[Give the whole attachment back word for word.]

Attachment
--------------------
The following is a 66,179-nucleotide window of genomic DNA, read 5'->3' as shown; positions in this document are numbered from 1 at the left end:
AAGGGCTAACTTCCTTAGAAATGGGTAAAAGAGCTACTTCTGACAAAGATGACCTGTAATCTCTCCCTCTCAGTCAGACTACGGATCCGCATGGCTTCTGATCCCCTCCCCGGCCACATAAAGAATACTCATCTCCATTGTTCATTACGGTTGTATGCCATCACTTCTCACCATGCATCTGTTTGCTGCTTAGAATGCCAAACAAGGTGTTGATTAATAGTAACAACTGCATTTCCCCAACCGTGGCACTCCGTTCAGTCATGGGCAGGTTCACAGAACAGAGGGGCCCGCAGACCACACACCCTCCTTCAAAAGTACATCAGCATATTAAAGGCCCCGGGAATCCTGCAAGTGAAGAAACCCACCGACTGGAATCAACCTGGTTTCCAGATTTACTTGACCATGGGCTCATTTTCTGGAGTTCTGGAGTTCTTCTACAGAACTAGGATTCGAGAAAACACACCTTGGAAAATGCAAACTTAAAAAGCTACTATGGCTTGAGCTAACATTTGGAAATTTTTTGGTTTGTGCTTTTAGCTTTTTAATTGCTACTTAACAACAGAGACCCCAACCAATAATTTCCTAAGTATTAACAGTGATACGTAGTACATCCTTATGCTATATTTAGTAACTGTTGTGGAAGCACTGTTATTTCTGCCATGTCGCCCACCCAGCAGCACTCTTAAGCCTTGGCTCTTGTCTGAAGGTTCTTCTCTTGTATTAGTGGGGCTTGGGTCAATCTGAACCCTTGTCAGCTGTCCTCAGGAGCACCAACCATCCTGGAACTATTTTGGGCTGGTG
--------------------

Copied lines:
The following is a 66,179-nucleotide window of genomic DNA, read 5'->3' as shown; positions in this document are numbered from 1 at the left end:
AAGGGCTAACTTCCTTAGAAATGGGTAAAAGAGCTACTTCTGACAAAGATGACCTGTAATCTCTCCCTCTCAGTCAGACTACGGATCCGCATGGCTTCTGATCCCCTCCCCGGCCACATAAAGAATACTCATCTCCATTGTTCATTACGGTTGTATGCCATCACTTCTCACCATGCATCTGTTTGCTGCTTAGAATGCCAAACAAGGTGTTGATTAATAGTAACAACTGCATTTCCCCAACCGTGGCACTCCGTTCAGTCATGGGCAGGTTCACAGAACAGAGGGGCCCGCAGACCACACACCCTCCTTCAAAAGTACATCAGCATATTAAAGGCCCCGGGAATCCTGCAAGTGAAGAAACCCACCGACTGGAATCAACCTGGTTTCCAGATTTACTTGACCATGGGCTCATTTTCTGGAGTTCTGGAGTTCTTCTACAGAACTAGGATTCGAGAAAACACACCTTGGAAAATGCAAACTTAAAAAGCTACTATGGCTTGAGCTAACATTTGGAAATTTTTTGGTTTGTGCTTTTAGCTTTTTAATTGCTACTTAACAACAGAGACCCCAACCAATAATTTCCTAAGTATTAACAGTGATACGTAGTACATCCTTATGCTATATTTAGTAACTGTTGTGGAAGCACTGTTATTTCTGCCATGTCGCCCACCCAGCAGCACTCTTAAGCCTTGGCTCTTGTCTGAAGGTTCTTCTCTTGTATTAGTGGGGCTTGGGTCAATCTGAACCCTTGTCAGCTGTCCTCAGGAGCACCAACCATCCTGGAACTATTTTGGGCTGGTG